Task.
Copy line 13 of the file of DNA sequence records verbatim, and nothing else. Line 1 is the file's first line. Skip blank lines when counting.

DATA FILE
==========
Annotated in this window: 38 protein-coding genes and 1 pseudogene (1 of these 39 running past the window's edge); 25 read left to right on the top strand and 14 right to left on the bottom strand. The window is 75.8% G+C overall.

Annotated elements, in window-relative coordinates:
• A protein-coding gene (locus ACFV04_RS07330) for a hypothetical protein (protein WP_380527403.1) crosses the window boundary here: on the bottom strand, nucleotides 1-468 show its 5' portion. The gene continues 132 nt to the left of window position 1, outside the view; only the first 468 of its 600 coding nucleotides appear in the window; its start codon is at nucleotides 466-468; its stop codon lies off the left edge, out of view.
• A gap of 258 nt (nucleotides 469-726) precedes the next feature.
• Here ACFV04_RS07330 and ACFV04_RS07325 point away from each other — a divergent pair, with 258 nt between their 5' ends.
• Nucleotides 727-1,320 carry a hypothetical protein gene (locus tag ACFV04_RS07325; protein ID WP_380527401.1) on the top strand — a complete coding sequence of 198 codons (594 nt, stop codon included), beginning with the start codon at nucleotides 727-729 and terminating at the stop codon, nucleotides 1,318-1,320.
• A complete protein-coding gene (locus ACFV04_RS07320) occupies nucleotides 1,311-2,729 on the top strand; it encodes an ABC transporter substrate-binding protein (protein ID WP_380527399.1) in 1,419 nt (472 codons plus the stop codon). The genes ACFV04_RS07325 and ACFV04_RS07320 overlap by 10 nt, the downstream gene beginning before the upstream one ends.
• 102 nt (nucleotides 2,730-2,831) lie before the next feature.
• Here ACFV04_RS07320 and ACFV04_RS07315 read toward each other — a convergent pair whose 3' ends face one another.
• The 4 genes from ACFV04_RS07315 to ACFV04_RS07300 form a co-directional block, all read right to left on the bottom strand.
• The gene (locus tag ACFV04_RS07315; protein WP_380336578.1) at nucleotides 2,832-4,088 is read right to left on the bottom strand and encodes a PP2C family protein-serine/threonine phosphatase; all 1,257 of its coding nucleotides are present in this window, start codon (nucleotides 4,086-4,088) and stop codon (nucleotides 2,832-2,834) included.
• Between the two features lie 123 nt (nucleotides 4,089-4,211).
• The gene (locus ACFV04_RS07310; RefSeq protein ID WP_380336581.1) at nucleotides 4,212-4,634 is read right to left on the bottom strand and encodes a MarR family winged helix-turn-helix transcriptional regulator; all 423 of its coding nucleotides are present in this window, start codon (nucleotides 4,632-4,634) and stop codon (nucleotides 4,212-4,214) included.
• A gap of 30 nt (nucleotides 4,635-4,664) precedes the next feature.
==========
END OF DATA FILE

• The gene (locus ACFV04_RS07310; RefSeq protein ID WP_380336581.1) at nucleotides 4,212-4,634 is read right to left on the bottom strand and encodes a MarR family winged helix-turn-helix transcriptional regulator; all 423 of its coding nucleotides are present in this window, start codon (nucleotides 4,632-4,634) and stop codon (nucleotides 4,212-4,214) included.